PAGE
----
Trying to make the outdoors accessible

Aviva Community Fund: Campaign to purchase TrailRiders needs online votes.

On the move: Grant McDonald and Cheryl Hillocks take Debra McDonald for a ride on a specially designed TrailRider at Little Mountain Park.

It’s time to click again – and again, and again – for the next 13 days.

Avid outdoors fan Debra McDonald’s proposal to the Aviva Community Fund for TrailRiders has made it through to the third round and the woman whose love of the forest has been severely restricted by the effects of MS is hoping she’ll make it through to the semifinals.

And that will take a lot of voting from now until the third round ends Monday, Nov. 26

Described as a cross between a wheelbarrow and a rickshaw, the TrailRider is a specially designed wilderness access vehicle.

It’s essentially a modified wheelchair with the ability to travel on hiking trails through the woods and up and down small hills with the aid of two volunteers referred to as “sherpas” – one at the front and one at the back.

It has taken hundreds of people with disabilities to places they never thought were attainable – including a joyful McDonald who was taken for a hike through Little Mountain Park.

“It was the best day of my new life,” she said last Thursday, looking with happy anticipation at another outing on Saturday. “It’s the first time I’ve been in the woods in three years.”

The former forestry worker is also excited about the support she has received, including television coverage she says was prompted by an Observer story.

McDonald is hoping support will remain strong in order to carry the TrailRider project into the semifinals.

At every stage of the voting, a number of projects proceed to the semifinals, based on criteria such as sustainability as well as number of votes.

In round one, 85 projects made it to the semifinals with 80 each moving ahead in rounds two and three. One winner will be chosen in each of the cash categories, with McDonald applying in the $10,000 to $50,000 range.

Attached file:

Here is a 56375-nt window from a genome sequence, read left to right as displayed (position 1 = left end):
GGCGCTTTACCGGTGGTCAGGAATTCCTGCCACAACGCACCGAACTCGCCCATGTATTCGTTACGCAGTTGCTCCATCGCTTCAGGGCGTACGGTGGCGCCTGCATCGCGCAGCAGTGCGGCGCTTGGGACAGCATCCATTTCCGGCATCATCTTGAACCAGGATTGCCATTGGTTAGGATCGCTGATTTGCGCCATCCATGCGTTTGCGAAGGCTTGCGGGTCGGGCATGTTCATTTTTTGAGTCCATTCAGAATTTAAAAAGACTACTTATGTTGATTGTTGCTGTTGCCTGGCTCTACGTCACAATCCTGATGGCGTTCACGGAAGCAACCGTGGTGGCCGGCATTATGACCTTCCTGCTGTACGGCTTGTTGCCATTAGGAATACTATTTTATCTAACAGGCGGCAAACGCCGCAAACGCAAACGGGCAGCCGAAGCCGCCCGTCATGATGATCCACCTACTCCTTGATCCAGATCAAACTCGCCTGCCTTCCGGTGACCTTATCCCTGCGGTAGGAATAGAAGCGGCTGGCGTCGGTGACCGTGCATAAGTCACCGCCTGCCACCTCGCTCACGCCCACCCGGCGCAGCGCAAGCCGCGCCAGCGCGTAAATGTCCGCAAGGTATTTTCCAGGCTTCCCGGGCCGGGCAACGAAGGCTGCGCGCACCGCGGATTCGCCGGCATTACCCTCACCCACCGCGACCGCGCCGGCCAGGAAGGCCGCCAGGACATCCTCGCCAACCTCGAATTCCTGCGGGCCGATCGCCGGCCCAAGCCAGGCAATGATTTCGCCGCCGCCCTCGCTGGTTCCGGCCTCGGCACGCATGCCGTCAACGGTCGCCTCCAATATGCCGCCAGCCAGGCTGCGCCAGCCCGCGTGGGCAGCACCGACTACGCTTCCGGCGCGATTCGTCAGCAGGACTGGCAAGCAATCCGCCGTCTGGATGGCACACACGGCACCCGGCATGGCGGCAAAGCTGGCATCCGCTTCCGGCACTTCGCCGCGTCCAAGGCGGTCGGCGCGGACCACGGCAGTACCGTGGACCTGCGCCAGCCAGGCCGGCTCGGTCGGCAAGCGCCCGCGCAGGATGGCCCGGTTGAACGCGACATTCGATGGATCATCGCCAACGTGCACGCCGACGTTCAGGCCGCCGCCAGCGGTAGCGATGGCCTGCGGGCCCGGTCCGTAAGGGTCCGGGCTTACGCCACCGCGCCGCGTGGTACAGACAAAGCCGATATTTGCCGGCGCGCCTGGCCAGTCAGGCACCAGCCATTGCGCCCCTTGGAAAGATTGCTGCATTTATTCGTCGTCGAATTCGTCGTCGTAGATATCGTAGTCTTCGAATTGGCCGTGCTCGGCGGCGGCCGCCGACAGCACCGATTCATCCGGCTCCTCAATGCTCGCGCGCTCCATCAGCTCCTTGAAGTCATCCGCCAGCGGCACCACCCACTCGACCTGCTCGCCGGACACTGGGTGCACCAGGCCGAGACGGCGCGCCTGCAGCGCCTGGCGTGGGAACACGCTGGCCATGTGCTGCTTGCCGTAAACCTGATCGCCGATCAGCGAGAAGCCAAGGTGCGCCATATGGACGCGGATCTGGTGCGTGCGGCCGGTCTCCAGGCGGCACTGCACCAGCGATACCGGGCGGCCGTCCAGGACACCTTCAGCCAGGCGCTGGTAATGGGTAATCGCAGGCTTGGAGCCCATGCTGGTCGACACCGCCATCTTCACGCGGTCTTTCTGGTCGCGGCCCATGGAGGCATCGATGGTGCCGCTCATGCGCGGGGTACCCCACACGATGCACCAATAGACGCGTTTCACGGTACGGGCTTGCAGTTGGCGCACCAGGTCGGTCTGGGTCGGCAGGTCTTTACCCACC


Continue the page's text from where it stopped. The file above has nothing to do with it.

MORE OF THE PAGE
“Unfortunately, we have to go to round three, so please vote again,” she says, noting every semifinalist receives $5,000. “I’d like to get to the semifinals, that would be awesome because that would be a big chunk of one TrailRider.”

Supporters can vote once a day per email account.

Interest in the TrailRider is growing and McDonald was looking forward last Thursday to a visit from two other people with limited mobility who were going to give the equipment a whirl.

While she’s counting on voter support, McDonald is not idly waiting. She has been seeking support from other community groups, including Shuswap Tourism and the Community Foundation.

“I’ve got my cell phone in hand and I’m surfing and typing, just trying to go forward,” she says, hoping the Shuswap can acquire at least three of the TrailRiders.

To volunteer to act as a sherpa, or to help make McDonald’s other dream of getting an adaptive adventure group up and running in the area, call her at 250-832-1353.

 

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